Clinton’s opponents criticized him for having a wife with a career—a lawyer to boot—who was so independent-minded that she wouldn’t take her husband’s name. The “name issue” would become one of the most talked about of the campaign. Men and women around the state argued publicly and privately about it. “People thought even his wife didn’t like him enough to take his name,” said an acerbic political columnist for the Arkansas Democrat-Gazette, Meredith Oakley, who would make a name for himself writing about the Clintons. Within the campaign itself and among supporters, there were a number who urged Hillary directly to change her mind. Carl Bernstein, 'A Woman in Charge'

But that wasn’t the only convention she flaunted.  In Arkansas, she joined one of the top law firms in the state—as the firm’s first woman lawyer.  She wasn’t afraid of the boy’s club.  “In our morning meetings she didn’t hold her tongue,” a partner at the time remembered. “She was simply never intimidated by anyone, partner or client, and that in itself is often intimidating to others.”

Hillary went to battle with President Reagan—and won.

In the late 70s, Hillary was appointed by President Jimmy Carter to serve as chair of the board of the Legal Services Corporation.  The organization served the poor and downtrodden—those who by no fault of their own couldn't afford an attorney.   At the time, the Legal Services Corporation oversaw five thousand lawyers handling a million cases a year.  Cases by the poor.  The abused.  The vulnerable.  Hillary was the first woman ever to hold the post.  And she was confirmed by Congress.  But it wasn’t an easy job.  

Republicans hated the program—and maybe none more than Ronald Reagan.  In 1980, Reagan was Governor of California and angling to be the Republican Nominee for President.  When he tried to cut legal services for the poor, Hillary fought back. She led an effort to convince the board to completely reject his plans in California.  And she won!  But Reagan wasn’t done with the Legal Services Corporation yet.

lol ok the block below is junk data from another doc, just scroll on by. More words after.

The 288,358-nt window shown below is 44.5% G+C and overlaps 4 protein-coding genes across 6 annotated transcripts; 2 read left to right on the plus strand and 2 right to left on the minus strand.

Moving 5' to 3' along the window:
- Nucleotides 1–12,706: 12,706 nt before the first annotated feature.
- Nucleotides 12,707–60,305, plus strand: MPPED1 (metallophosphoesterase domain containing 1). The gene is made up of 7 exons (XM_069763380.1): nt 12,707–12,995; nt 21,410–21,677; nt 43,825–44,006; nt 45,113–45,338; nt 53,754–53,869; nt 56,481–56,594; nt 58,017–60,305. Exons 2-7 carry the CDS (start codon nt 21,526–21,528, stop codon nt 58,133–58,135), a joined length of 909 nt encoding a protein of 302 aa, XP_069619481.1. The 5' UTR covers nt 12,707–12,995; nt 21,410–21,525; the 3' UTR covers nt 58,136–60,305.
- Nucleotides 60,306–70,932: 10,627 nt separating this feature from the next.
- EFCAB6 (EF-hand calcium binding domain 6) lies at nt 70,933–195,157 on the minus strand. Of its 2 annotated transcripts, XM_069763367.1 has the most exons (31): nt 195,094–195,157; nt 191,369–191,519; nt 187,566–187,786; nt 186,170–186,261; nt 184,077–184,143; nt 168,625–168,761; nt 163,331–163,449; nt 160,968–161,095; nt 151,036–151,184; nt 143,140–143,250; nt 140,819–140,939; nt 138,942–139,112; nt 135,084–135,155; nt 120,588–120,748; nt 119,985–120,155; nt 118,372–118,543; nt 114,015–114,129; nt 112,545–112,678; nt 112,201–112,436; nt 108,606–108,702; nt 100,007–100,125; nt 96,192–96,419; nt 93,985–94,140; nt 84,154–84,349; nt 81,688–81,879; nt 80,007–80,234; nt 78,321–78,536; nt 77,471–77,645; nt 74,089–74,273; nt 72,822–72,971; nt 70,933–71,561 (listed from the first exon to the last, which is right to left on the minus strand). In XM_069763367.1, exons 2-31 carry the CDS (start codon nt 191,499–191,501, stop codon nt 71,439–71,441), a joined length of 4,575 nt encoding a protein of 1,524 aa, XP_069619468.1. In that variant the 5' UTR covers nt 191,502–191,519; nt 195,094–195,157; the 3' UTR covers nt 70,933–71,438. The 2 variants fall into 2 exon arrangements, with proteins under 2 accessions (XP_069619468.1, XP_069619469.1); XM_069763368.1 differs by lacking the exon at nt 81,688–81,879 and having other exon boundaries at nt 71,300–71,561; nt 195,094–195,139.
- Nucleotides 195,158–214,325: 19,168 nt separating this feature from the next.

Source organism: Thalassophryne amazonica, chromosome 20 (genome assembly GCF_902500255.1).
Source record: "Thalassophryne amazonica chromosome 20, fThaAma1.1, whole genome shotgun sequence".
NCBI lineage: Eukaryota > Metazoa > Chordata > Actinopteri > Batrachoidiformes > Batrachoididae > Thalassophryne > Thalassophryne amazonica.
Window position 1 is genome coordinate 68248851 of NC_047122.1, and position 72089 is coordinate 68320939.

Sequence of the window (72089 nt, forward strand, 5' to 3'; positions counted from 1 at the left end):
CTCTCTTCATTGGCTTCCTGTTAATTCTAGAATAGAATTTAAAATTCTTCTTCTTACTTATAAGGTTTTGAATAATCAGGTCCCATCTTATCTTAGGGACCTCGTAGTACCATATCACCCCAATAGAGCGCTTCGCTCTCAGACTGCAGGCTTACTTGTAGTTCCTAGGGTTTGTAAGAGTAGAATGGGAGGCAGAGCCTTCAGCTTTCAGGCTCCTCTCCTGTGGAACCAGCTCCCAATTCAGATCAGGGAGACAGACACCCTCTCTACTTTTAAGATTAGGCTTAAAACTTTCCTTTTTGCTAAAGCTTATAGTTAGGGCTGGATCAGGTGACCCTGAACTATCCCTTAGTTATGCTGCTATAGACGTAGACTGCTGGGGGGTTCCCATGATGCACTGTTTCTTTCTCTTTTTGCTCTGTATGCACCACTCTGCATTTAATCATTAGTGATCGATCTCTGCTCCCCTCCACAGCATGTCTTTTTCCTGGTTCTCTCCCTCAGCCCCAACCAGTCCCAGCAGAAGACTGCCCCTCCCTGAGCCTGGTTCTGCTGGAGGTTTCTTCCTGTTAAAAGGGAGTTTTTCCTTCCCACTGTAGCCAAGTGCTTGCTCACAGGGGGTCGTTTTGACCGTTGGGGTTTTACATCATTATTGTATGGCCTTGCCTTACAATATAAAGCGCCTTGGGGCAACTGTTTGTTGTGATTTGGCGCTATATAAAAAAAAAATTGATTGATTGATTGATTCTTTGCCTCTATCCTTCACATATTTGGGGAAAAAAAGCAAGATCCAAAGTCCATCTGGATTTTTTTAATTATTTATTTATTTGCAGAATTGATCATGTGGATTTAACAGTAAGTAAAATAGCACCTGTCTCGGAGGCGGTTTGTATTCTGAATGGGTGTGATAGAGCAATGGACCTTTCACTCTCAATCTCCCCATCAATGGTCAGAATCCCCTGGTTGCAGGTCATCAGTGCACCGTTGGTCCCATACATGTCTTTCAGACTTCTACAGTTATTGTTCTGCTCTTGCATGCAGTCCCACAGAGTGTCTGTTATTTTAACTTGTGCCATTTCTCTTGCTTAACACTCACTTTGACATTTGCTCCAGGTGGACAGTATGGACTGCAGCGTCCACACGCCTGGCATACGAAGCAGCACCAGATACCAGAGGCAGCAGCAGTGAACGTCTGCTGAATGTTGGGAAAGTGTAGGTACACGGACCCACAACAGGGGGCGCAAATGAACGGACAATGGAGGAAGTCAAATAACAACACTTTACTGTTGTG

When he was elected to the presidency, Reagan struck back. He lobbied Congress to cut funding for the Legal Services Corporation.  He even tried to stuff the board with appointees to shut it down.  As chair, Hillary didn’t let it happen.  First, she sought a restraining order to stop Reagan’s appointees from meeting and coordinating before their confirmation by the Senate.  Then, she rallied with Democrats on Capitol Hill.  The result?  The Senate rejected Reagan’s conservative nominees.  Under her leadership and in spite of Reagan, she increased the organization's funding from $90 million to $300 million—more than tripling its impact.  Still in her early thirties, she had gone to battle with President Reagan—twice—and won both times.  

She once served as "best person" in a friend's wedding—and wore a tuxedo. 

Enough said. 

Oh yeah, and through all of this, she killed it as a lawyer. 

After helping take down Nixon, her first job in Arkansas was as a professor of criminal law at the University of Arkansas. A decade later, she was repeatedly listed as one of America’s 100 most powerful lawyers by The National Law Journal.  And she kept publishing influential journal articles.  In 1992, the New York Review of Books looked at her impact on the legal profession and declared: “She is one of the more important scholar-activists of the last two decades…what set her apart from other successful and scrambling lawyers was her attempt to undergird practical activity with legal theory.”  

Her focus?  Extending and defending the rights of children. “She deplored the ad hoc nature of reform efforts in a field where slogans and sentiment blunt responses to the right-wing defense of ‘family values,’” Garry Wills wrote in the New York Review of Books.  Here’s just a quick survey of some of her writings of that time:

  • 'Children Under the Law' in Harvard Educational Review

  • 'Children's Policies: Abandonment and Neglect' in Yale Law Journal

  • 'Children's Rights: A Legal Perspective' in Children's Rights: Contemporary Perspectives

  • 'Teacher Education: Of the People, By the People, and For the People' on Teacher Education Policies, Practices, and Research’ published by the Center For Teacher Education, University of Texas

She confronted China’s human rights abuses—and advanced the women’s movement—in one of the top 100 speeches of the 20th century.  

“Human rights are women’s rights and women’s rights are human rights once and for all.”

Hillary declared to a packed crowd.  It was 1995 and she was addressing the United Nations Fourth Women’s Conference in Beijing, China.  The speech is ranked number 35 on American Rhetoric’s Top 100 Speeches of the 20th Century (ahead of Bill, who ranks at 90 on the list).  And it almost didn’t happen.  There were those throughout the Clinton Administration who cautioned against her going to China.  Upsetting the Chinese government.  But she insisted.  And in so doing, she made a lasting impact on the global women’s movement.